The 2010 NIE reportedly takes a more holistic view of the entire Iranian nuclear program than the 2007 NIE did. It does not separate the weaponization issue from Iran’s uranium enrichment progress and capabilities.

The Times also reports that the writers of the 2010 NIE did not face political pressure to reach certain conclusions about the status of the Iranian nuclear program. Joseph Cirincione, president of the Ploughshares Fund told Risen: “The intelligence was so heavily politicized on Iraq. The higher up the chain in the government the intelligence reporting went, the more it got massaged, and the doubts and caveats got removed.” But now, he said, “I haven’t heard any complaints about the administration pressuring the intelligence community to tilt the intelligence.”

Nuclear Weapons Capability

The NIE’s assessment on the issue of restart is an important finding. But it does not really address the question of whether Iran is seeking nuclear weapons and putting in place the capability to do so quickly. If Iran is working to alleviate bottlenecks in its nuclear weaponization effort in a more decentralized manner, it would not constitute a restart, according to the reported analytical framework used in the NIE but nonetheless would be a very troubling development that has serious policy implications.

Moreover, German intelligence detected Iranian procurements in the mid-2000s related to furthering Iran’s nuclear weaponization capabilities, leading Germany to assess that the nuclear weaponization effort was likely ongoing. It did not assess that a decision had been reached to build nuclear weapons or to restart a structured, pre-2004 level nuclear weaponization program. Nonetheless, it assessed that Iran was likely continuing to expand its ability to build nuclear weapons. In essence, Germany used a different framework than the United States to judge whether the Iranian weaponization program existed in the mid-2000s. Britain and France also judged that Iran had either continued or restarted nuclear weaponization activities or more broadly its efforts to build nuclear weapons.

The focus on the question of restart risks missing an important dimension to the debate about an Iranian nuclear weapons program. Iran’s reported decision to halt the organized weaponization program but maintain the in-house capability and know-how to weaponize within various centers and universities permits a latent, dispersed weaponization capability that could be called up if the regime decided to construct nuclear weapons. In the meantime, Iran could continue to improve, expand, and diversify its fissile material production capabilities within the confines of the Nuclear Non-Proliferation Treaty (NPT).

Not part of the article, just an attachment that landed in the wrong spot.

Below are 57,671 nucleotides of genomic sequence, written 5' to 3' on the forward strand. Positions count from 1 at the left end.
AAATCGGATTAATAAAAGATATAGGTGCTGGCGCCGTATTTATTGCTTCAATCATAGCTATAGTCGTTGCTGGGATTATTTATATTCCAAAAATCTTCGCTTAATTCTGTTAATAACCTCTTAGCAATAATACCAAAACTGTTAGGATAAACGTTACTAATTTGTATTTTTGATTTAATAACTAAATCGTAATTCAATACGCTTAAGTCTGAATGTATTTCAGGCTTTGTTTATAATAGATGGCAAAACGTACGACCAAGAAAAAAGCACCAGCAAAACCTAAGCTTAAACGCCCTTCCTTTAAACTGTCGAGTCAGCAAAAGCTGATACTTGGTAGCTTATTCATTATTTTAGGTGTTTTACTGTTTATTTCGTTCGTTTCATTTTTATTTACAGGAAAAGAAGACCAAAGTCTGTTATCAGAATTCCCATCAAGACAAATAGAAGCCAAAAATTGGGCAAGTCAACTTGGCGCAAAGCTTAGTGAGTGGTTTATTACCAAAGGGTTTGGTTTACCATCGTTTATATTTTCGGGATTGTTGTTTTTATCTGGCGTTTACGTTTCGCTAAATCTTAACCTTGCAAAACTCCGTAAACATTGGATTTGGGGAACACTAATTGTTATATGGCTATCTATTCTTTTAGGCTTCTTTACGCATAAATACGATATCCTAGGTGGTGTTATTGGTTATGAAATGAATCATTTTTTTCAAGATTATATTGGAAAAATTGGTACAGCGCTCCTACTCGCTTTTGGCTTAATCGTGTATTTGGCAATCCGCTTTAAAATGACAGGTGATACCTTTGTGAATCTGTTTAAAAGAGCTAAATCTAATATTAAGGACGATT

Therefore, the NIE conclusion about restart, as reported publicly, provides only a partial picture of the effective status of Iran’s nuclear program. While Iran’s current nuclear program lacks the degree of focused coordination and organization among its former weaponization-oriented elements, in reality, Iran’s capability to weaponize highly enriched uranium (HEU) could be reconfigured on short order following a decision to breakout and produce the requisite HEU. It is this production of HEU quickly that is the fundamental bottleneck in any Iranian effort to build nuclear weapons.

The development of effective policy measures to prevent Iran from getting nuclear weapons while avoiding military options depends on a realistic view of Iran’s nuclear weapons capabilities. Otherwise, one risks overvaluing elements in Iran’s program that will not have a significant impact on its decision to make nuclear weapons and undervaluing the ones that will. In the future, U.S. intelligence agencies may face increasing difficulty in deciding whether Iran has restarted a structured nuclear weaponization program. Moreover, a focus on such a restart may not accurately reveal the likelihood or timeline for when Iran would decide to make nuclear weapons. Other elements of Iran’s nuclear program, such as its expanding enrichment activities, growing stockpiles of enriched uranium, and its capabilities to build centrifuge plants outside of IAEA safeguards, deserve far greater attention as indicators of an ultimate decision to build nuclear weapons. These activities are also far easier to monitor and assess.


The recent media reporting supports those who assess that Iran had a military nuclear weaponization program prior to 2004 and that some parts of this program may continue. Many assess that Iran made a strategic decision to obtain nuclear weapons years ago. Few doubt that Iran may breakout and build nuclear weapons.

For negotiations to work, Iran needs to answer the many outstanding IAEA questions about the military dimensions of its nuclear program and establish confidence among the international community that it will not pursue nuclear weapons.